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Date: August 2017
Creator: Kong, Fanji

Design, Synthesis and Optoelectronic Properties of Monovalent Coinage Metal-Based Functional Materials toward Potential Lighting, Display and Energy-Harvesting Devices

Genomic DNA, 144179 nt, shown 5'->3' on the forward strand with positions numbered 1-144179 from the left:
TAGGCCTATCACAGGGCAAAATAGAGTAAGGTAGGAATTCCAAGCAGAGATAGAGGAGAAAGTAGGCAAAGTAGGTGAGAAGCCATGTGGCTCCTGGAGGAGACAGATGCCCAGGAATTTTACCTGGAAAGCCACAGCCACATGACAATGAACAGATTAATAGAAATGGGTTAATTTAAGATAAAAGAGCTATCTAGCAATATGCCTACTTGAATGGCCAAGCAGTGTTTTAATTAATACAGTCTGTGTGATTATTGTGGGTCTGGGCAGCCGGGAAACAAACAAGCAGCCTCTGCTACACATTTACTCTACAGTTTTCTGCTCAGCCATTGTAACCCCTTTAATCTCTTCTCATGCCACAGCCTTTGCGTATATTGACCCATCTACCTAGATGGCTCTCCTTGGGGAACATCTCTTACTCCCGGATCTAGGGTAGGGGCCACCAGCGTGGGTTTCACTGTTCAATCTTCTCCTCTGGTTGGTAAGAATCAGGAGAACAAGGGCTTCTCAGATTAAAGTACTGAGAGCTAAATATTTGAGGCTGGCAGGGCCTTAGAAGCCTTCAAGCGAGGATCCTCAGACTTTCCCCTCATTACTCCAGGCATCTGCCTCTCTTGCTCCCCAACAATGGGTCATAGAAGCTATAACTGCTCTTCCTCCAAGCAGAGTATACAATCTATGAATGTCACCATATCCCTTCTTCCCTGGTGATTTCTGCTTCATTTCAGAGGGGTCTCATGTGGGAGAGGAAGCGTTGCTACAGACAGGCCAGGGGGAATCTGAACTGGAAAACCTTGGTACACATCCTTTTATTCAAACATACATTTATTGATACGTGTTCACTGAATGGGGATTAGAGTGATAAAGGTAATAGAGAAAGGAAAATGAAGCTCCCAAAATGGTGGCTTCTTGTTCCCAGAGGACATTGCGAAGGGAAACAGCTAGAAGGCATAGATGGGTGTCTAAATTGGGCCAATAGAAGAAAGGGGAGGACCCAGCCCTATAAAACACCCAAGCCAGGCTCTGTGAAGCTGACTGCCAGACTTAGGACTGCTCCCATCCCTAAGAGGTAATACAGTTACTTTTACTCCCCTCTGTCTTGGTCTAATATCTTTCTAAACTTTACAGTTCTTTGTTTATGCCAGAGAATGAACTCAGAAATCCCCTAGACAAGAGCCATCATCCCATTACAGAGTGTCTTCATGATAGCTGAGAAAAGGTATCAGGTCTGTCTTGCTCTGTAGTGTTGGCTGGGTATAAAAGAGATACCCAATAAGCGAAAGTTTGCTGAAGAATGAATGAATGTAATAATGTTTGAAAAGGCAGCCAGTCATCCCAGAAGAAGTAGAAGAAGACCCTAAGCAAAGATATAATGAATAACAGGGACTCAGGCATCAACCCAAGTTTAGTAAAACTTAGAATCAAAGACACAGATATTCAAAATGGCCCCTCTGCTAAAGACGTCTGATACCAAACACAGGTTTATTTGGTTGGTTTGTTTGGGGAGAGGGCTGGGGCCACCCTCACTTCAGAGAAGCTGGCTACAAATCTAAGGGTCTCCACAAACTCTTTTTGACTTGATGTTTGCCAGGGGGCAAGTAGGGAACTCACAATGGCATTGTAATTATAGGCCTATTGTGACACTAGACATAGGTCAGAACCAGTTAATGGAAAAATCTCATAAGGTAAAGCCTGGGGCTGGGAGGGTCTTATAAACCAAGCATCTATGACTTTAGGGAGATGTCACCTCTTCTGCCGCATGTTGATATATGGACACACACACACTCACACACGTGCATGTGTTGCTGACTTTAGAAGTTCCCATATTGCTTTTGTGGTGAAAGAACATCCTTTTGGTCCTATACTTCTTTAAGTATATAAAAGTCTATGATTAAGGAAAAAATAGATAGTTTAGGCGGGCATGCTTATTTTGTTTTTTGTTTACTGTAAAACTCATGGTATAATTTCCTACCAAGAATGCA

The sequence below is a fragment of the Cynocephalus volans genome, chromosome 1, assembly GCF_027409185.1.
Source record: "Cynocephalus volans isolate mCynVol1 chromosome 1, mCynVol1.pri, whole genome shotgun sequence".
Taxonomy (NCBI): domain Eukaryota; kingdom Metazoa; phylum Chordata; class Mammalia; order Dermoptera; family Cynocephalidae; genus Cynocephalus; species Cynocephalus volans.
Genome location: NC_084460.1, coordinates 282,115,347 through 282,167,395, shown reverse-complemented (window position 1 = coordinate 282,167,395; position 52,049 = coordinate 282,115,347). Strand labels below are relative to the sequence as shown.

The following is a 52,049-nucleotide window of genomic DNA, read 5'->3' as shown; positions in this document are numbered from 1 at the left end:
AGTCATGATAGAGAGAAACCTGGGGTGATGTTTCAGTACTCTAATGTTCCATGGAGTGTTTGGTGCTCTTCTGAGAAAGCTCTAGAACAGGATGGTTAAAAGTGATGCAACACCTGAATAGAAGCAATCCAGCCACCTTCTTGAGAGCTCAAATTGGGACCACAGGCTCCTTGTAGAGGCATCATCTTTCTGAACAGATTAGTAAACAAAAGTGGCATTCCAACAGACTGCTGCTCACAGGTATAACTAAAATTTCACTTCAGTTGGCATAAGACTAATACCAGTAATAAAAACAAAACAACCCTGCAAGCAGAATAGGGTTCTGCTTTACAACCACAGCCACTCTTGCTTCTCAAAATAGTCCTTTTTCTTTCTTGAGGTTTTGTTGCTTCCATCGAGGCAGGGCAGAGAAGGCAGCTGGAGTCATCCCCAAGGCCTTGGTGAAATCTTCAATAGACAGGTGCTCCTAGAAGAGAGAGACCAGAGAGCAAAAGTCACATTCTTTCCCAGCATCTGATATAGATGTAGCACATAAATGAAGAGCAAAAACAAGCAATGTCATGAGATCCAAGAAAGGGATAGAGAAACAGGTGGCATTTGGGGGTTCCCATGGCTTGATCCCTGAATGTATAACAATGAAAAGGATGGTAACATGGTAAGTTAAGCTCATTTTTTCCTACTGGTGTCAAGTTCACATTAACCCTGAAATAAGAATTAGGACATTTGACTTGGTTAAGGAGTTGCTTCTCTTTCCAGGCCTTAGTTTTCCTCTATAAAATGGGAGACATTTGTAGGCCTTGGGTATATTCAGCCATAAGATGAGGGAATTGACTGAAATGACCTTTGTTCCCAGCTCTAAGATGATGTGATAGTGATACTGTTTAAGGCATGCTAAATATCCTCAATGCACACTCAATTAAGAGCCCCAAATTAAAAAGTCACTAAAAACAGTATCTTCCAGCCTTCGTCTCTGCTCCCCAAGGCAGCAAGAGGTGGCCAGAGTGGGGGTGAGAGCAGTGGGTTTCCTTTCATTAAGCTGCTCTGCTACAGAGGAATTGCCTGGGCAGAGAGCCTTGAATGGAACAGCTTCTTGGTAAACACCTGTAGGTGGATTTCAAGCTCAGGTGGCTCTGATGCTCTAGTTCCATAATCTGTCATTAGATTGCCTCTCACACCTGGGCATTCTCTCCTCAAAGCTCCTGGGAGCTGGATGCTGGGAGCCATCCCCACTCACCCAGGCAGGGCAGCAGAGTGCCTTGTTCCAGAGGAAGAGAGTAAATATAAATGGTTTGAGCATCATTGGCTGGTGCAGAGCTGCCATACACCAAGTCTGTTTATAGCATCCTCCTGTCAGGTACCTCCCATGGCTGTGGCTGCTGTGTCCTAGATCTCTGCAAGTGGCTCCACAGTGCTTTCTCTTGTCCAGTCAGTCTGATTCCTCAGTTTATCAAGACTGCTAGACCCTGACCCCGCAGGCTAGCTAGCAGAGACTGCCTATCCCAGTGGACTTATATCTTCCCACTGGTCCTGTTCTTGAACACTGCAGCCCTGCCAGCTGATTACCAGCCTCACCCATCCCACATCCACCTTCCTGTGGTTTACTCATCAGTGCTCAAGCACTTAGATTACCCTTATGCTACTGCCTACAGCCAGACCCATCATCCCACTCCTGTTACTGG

Description: Groundbreaking progress in molecule-based optoelectronic devices for lighting, display and energy-harvesting technologies demands highly efficient and easily processable functional materials with tunable properties governed by their molecular/supramolecular structure variations. To date, functional coordination compounds whose function is governed by non-covalent weak forces (e.g., metallophilic, dπ-acid/dπ-base stacking, halogen/halogen and/or d/π interactions) remain limited. This is unlike the situation for metal-free organic semiconductors, as most metal complexes incorporated in optoelectronic devices have their function determined by the properties of the monomeric molecular unit (e.g., Ir(III)-phenylpyridine complexes in organic light-emitting diodes (OLEDs) and Ru(II)-polypyridyl complexes in dye-sensitized solar cells (DSSCs)). This dissertation represents comprehensive results of both experimental and theoretical studies, descriptions of synthetic methods and possible application allied to monovalent coinage metal-based functional materials. The main emphasis is given to the design and synthesis of functional materials with preset material properties such as light-emitting materials, light-harvesting materials and conducting materials. In terms of advances in fundamental scientific phenomena, the major highlight of the work in this dissertation is the discovery of closed-shell polar-covalent metal-metal bonds manifested by ligand-unassisted d10-d10 covalent bonds between Cu(I) and Au(I) coinage metals in the ground electronic state (~2.87 Å; ~45 kcal/mol). Moreover, this dissertation also reports pairwise intermolecular aurophilic interactions of 3.066 Å for an Au(I) complex, representing the shortest ever reported pairwise intermolecular aurophilic distances among all coinage metal(I) cyclic trimetallic complexes to date; crystals of this complex also exhibit gigantic luminescence thermochromism of 10,200 cm-1 (violet to red). From applications prospective, the work herein presents monovalent coinage metal-based functional optoelectronic materials such as heterobimetallic complexes with near-unity photoluminescence quantum yield, metallic or semiconducting integrated donor-acceptor stacks and a new class of Au(III)-based black absorbers with cooperative intermolecular iodophilic (I…I) interactions that sensitize the harvesting of all UV, all visible, and a broad spectrum of near-IR ...